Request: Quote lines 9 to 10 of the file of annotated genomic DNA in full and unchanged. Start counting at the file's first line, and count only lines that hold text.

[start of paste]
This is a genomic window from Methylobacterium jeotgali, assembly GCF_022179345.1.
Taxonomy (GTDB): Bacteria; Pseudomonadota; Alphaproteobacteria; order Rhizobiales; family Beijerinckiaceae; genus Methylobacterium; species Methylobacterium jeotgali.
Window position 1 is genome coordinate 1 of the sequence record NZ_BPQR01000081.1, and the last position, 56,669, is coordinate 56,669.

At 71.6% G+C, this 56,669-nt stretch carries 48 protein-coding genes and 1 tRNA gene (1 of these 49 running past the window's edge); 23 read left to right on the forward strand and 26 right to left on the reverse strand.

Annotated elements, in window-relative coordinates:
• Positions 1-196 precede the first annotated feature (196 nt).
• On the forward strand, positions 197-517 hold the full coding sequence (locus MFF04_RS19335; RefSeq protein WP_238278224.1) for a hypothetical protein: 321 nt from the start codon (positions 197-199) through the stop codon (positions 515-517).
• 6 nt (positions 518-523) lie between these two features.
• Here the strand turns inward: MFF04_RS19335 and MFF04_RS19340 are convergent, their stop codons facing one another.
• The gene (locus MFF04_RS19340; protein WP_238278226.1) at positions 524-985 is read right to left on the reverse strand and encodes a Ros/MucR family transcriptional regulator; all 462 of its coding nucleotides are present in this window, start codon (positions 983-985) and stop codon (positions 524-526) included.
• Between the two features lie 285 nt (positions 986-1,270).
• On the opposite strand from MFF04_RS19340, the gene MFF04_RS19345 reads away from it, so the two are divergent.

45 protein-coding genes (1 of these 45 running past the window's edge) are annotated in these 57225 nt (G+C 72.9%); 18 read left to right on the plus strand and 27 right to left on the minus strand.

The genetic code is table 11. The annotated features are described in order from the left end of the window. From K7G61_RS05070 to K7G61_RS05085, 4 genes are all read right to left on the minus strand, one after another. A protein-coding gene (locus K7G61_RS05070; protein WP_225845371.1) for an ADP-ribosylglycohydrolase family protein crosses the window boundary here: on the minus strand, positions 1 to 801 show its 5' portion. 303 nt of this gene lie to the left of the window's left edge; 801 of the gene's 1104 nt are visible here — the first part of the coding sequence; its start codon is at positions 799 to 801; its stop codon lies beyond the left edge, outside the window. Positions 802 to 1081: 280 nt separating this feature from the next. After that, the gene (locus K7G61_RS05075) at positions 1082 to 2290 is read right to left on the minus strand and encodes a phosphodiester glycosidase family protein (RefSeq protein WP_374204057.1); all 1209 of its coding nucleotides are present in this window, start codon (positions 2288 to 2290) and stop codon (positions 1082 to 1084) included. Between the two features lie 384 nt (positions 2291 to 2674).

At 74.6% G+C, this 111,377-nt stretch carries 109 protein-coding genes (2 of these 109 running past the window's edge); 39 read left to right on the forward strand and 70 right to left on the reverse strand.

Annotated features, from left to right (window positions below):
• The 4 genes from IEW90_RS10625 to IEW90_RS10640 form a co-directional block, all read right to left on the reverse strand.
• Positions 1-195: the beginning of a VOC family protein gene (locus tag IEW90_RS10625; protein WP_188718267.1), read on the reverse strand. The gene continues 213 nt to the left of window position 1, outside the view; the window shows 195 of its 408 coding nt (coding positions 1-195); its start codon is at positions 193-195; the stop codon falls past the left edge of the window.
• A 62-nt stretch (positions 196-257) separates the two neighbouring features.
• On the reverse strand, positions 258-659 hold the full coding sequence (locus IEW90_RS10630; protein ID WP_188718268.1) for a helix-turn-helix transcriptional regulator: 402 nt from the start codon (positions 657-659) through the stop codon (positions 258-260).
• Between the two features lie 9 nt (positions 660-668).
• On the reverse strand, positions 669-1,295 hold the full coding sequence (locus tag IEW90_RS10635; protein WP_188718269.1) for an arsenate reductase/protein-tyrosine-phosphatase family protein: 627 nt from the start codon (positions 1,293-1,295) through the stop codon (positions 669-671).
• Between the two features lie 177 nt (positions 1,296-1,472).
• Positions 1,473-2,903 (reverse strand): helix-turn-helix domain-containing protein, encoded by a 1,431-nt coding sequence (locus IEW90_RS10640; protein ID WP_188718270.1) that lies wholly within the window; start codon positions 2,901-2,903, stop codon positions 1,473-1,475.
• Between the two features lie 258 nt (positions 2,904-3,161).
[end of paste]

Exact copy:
• Here the strand turns inward: MFF04_RS19335 and MFF04_RS19340 are convergent, their stop codons facing one another.
• The gene (locus MFF04_RS19340; protein WP_238278226.1) at positions 524-985 is read right to left on the reverse strand and encodes a Ros/MucR family transcriptional regulator; all 462 of its coding nucleotides are present in this window, start codon (positions 983-985) and stop codon (positions 524-526) included.